Chapter 48.txt

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  1. What are the different wound classifications (also include pressure ulcers)?
    • Onset & Duration-
    • Acute: wound that proceeds through an orderly & timely healing process that results in sustained healing and function
    • Chronic: wound that fails to proceed through orderly & timely healing process
    • Healing Process-
    • Primary Intention: wound that is closed; wound edges approximated; surgical incision heals by primary intention
    • Secondary Intention: wound edges not approximated; eg pressure ulcers, burns & severe lacerations
    • Tertiary Intention: wound left open for several days, then wound edges are approximated; contaminated wounds require observation for signs of infection
  2. Stages of Pressure Ulcers
    • Stage I:
    • -intact skin with nonblanchable redness of a localized area, usually over a bony prominence
    • -Changes may include:
    • Skin temperature
    • Tissue Consistency
    • Sensation
    • Color
    • Stage II: Partial thickness skin lossInvolves epidermis, dermis or bothUlcer is SUPERFICIALPresents clinically as an abrasion, blister or SHALLOW crater
    • No slough or bruising
    • Stage III: Full thickness skin loss
    • Involves damage to or necrosis of subcutaneous tissueMay extend down to, but NOT through underlying fascia
    • Presents clinically as a DEEP crater
    • Bone or tendon not visible or directly palpable
    • Stage IV: Full thickness skin loss
    • involves EXTENSIVE destruction, tissue necrosis or damage to muscle, bone, or supporting structures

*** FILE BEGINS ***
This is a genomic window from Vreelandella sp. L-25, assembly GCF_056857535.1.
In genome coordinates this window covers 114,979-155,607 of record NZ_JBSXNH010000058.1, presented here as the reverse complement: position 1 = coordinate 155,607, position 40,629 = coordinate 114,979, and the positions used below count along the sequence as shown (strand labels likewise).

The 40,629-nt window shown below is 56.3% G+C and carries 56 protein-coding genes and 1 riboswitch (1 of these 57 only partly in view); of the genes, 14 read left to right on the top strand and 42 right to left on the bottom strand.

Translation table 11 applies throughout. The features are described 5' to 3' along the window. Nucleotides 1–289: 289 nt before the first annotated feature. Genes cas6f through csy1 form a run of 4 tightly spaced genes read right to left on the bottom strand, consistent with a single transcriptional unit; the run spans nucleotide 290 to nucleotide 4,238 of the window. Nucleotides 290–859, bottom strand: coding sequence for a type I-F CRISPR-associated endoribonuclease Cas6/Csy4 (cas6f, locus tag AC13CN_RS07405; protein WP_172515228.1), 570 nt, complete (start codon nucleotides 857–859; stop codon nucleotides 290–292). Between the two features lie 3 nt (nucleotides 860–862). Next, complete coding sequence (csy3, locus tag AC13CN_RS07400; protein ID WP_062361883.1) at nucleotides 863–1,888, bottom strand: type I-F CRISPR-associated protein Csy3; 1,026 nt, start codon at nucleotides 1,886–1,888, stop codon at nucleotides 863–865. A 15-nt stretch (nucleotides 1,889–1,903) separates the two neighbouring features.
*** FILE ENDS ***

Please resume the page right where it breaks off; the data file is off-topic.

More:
• UNDERMINING and sinus tracts may be presentOften includes undermining or tunneling
    • Unstageable/Unclassified:
    • Base of wound cannot be visualized
    • Depth of injury unknown
    • Full-thickness tissue loss but depth is completely obscured by slough (yellow, tan, gray, green or brown) and/or eschar (tan, brown or black) in wound bed
  3. What are the psychological processes involved in would healing?
    • 1. pain
    • 2. anxiety/fear
    • 3. changes in body image
  4. What kind of assessment information do you document for wound healing?
    • Focus on specific element of pt’s level of
    • Sensation: look for decreased feeling in extremity or any region; sensitivity t heat or cold
    • Movement: are there physical limitations, injury or paralysis; can pt change position easily; is movement painful
    • Continence status: any involuntary loss or urine or stool; what assistance is needed in toileting; how often does pt need toilet, day and night
    • Presence of wound: what caused it; when? Last tetanus; healing process; tx; any associated symptoms eg pain,tenderness, itching; goal for pt
  5. What are the various factors that can affect wound healing?
    • Nutrition
    • Tissue perfusion
    • Infection
    • Age
    • Mechanism of onset
    • Time since onset
    • Wound location
    • Wound dimensions
    • Temperature
    • Wound hydration
    • Necrotic tissue or foreign bodies
    • Smoking
    • Alcohol abuse
    • Drugs
  6. What are the complications of wound healing?
    • -Hemorrhage and hematoma
    • -Swelling and edema
    • -Seroma
    • -Dehiscence
    • -Infection
    • -Tissue necrosis
    • -Scarring and contracture
    • -Draining tracts
    • -Exposed bone
    • -Non-healing wounds
  7. What are signs of wound infection?
    • Fever
    • Tenderness
    • Pain at wound site
    • Elevated WBC count
    • Edges of wound appear inflamed
    • Drainage is odorous and purulent (yellow, green or brown)
  8. How do you perform a wound culture?
    • Needle aspiration: 
    • Clean intact skin with disinfectant; let dry
    • Use 10 mL disposable syringe with 22-gauge needle, pulling 0.5 mL of air into syringe
    • Insert needle through intact skin next to wound; withdraw plunger and apply suction to 10 mL mark
    • Move needle back and forward at different angles for two to four explorations